We needed some for the casserole I was making for dinner tonight but since I wasn’t really in a big rush, I called up my dad and chatted with him for a bit while sitting in the parking lot. We talked politics, we talked cooking, we talked about the goofy things Sonic and Leo were up to. And while we talked I watched this girl standing at the entrance to the shopping center parking lot with a cardboard sign. She looked to be about my age with a burgundy jacket and a small backpack. Wooly hat. Jeans. Homeless.

Every single person leaving the lot drove past her. Like a soy sauce packet, no one seemed to pay any attention to the girl with the sign. Normally, I’m that person. Normally, I drive past folks with their signs, maybe glancing to see what they have scrawled on the cardboard in dark letters.

Tonight though, I didn’t drive by. Instead I walked up to her and asked her if I could get her something hot for dinner from the deli. At first I don’t think she believed me. She hedged and when I mentioned I was going to get some macaroni for myself she said ravioli would be good. If they had soup though, she’d really like some chili.

So I bought her dinner. A bowl of Stampede Steak Chili, a 32 oz. jug of orange juice and a chocolate peppermint bark snowman because no one wants chili breath all night long.

She thanked me and said God bless.

I wanted to tell her not to worry about it. That I was going home to make dinner for my husband in our messy kitchen. That I just finished talking to my dad on the phone and that both my parents love me and have always lifted me up. That I have a job that pays quite well given my level of experience.

Instead, I wished her a good night and told her I hoped she’d stay warm.

While leaving Kroger and cradling the chili I walked past the Salvation Army guy with his bucket. The sign above it said: “Doing the Most Good.” I didn’t leave any change in the bucket though. They’ve been out there every day since Thanksgiving and I question how much good loose change can do when there are more active ways of effecting change.

No, buying the girl with the sign dinner won’t change her life. But it could do the most good in her life for just today. And I’m okay with that.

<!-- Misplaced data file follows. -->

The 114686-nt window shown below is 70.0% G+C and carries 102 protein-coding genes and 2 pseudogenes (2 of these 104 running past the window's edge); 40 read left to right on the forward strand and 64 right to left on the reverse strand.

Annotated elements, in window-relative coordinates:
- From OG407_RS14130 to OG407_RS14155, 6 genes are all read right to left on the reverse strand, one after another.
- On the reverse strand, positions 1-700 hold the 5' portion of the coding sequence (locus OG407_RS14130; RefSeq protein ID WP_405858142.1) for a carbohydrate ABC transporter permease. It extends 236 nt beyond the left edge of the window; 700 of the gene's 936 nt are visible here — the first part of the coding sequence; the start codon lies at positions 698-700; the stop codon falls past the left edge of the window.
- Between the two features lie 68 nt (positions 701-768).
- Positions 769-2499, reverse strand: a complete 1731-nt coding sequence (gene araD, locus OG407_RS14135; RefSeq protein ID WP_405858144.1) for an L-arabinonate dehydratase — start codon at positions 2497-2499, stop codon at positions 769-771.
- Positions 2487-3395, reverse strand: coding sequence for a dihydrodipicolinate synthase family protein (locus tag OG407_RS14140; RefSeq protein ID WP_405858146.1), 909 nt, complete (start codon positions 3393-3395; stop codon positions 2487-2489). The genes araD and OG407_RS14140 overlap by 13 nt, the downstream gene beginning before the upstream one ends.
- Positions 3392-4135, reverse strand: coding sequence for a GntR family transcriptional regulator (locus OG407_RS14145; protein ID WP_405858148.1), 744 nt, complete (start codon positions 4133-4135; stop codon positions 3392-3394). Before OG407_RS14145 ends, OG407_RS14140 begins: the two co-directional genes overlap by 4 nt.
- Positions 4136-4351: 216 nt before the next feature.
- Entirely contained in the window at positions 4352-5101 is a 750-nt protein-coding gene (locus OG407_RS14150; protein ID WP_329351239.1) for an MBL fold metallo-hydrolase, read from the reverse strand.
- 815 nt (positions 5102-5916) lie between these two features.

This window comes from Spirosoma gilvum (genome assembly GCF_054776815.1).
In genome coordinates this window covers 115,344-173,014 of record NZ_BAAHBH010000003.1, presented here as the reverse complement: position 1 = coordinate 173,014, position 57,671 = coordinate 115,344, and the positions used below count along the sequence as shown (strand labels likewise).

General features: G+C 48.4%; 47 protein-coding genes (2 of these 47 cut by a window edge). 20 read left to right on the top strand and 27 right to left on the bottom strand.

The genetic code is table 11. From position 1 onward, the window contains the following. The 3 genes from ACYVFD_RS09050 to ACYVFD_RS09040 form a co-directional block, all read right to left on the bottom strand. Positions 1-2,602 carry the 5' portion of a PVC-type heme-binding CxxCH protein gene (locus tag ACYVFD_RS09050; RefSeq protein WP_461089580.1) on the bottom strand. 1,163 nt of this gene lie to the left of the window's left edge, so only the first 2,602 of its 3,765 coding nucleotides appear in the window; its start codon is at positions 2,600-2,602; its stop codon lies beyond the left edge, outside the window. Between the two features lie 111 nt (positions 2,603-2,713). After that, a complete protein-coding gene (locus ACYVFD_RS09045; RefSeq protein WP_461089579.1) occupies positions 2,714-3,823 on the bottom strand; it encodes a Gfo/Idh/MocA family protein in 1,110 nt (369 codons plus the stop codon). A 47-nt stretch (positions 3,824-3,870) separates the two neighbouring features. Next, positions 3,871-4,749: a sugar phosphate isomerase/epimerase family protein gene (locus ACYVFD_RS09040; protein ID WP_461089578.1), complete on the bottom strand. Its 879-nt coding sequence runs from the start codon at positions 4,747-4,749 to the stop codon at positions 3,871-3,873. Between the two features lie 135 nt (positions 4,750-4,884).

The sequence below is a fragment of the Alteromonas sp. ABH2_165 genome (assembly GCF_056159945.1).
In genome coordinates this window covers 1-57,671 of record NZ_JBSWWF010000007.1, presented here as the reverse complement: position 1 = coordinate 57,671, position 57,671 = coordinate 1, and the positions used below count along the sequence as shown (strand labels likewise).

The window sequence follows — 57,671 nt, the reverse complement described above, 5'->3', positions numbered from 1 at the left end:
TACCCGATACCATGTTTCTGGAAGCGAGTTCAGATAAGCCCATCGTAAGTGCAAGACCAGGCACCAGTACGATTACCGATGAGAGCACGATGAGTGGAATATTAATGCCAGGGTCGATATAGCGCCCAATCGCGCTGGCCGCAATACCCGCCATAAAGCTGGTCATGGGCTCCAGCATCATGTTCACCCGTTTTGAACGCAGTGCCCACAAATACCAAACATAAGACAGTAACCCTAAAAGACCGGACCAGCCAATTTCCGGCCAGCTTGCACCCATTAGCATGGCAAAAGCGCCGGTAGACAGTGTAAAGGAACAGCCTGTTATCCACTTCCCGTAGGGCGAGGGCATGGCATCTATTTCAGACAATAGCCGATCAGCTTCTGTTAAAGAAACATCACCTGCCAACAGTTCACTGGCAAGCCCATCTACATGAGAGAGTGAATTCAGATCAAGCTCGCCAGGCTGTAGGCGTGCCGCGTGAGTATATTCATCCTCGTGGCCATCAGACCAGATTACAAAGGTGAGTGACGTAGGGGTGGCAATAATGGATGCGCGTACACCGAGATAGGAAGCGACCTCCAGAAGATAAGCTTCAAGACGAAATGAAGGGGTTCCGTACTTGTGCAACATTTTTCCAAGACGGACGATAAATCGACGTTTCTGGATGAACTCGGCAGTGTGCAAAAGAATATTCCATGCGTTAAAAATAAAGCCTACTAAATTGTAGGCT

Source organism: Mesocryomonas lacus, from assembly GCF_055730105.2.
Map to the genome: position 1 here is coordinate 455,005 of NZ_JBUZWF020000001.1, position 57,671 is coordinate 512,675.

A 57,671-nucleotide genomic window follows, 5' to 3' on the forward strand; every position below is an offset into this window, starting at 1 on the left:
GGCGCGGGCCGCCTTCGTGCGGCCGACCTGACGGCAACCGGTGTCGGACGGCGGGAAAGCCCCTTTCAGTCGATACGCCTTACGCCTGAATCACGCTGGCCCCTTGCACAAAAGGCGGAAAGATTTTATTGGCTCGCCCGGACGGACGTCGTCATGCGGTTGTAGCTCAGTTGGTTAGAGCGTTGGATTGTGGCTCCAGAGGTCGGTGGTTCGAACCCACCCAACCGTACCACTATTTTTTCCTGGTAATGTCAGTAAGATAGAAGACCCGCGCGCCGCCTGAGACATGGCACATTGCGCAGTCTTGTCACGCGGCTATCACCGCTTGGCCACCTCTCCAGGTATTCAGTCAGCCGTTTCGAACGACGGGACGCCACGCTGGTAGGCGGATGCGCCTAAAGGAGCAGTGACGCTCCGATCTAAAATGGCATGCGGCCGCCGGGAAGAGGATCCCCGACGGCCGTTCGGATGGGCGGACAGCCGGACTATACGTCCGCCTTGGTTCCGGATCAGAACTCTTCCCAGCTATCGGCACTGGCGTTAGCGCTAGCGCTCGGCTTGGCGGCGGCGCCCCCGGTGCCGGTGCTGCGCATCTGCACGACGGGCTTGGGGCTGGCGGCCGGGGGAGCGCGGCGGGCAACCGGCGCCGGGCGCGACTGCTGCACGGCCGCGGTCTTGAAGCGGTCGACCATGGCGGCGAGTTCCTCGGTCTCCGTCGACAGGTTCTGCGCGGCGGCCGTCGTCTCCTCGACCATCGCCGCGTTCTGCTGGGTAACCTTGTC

Breathing life into the Jade House

I have come to the conclusion that throwing a house-warming party while the house is still on fire, is a bad idea.

We’ve been in the Jade House for almost a full month now and have decided that maybe we’ll throw a shindig for the house sometime in the fall. Of next year.

Owen and I are Level 1 homeowners and moving into a serious fixer-upper like this has kind of been like running into Molten Core wearing only starting gear.

At times, I feel like I’ve been running around my head and screaming: “STICK TO THE PLAN GUYS! STICK TO THE PLAN!

Coming to live at this house felt very much like a whirlwind three-month long courtship where neither party was really ready for something serious.

We had a rocky first date where I wanted nothing to do with the house, met a second time when I started to reassess my original opinions, and finally the pirate and I decided to propose our intentions. We had some issues surrounding our signing and I started to worry that the house was getting cold feet and wanted to back out. Finally, we made our for better or for worse commitment.

And now here we are. The honeymoon hardly lasted an hour and now both us and the house are hanging out all of our dirty laundry. Our toolbox is inadequate to handle the house’s needs. It was empty and neglected for sometime before even going on the market. There’s a random hole in the kitchen ceiling. Every faucet leaks in some endearing fashion or another. We have more weeds than actual lawn. Our laundry list goes on.

We have our work cut out for us, but we’re enthusiastic about the challenge.

It’s really nice to have a space where we don’t have to answer to anyone. If we want to paint the walls. We can. (Currently we’re going with Behr’s Wax Sculpture but accent wall’s are in our future.)

Yes, Wax Sculpture looks like beige. But it’s our beige.

If we want to put up an aerial jungle gym for the cats in the future office, our only limitations are our imagination and our skills.

We’re even thinking about signing up for a couple of classes through my community college on basic at-home plumbing and electrical. Because seriously. Beyond knowing that water goes down the drain and that electricity likes to be grounded, we don’t know a whole lot.

It’s a slow process which is fine by us. We’re not here to power level and move out.

It’s at least a 30-year commitment and we want the Jade House to know that we’re in it for the long haul. Come what may.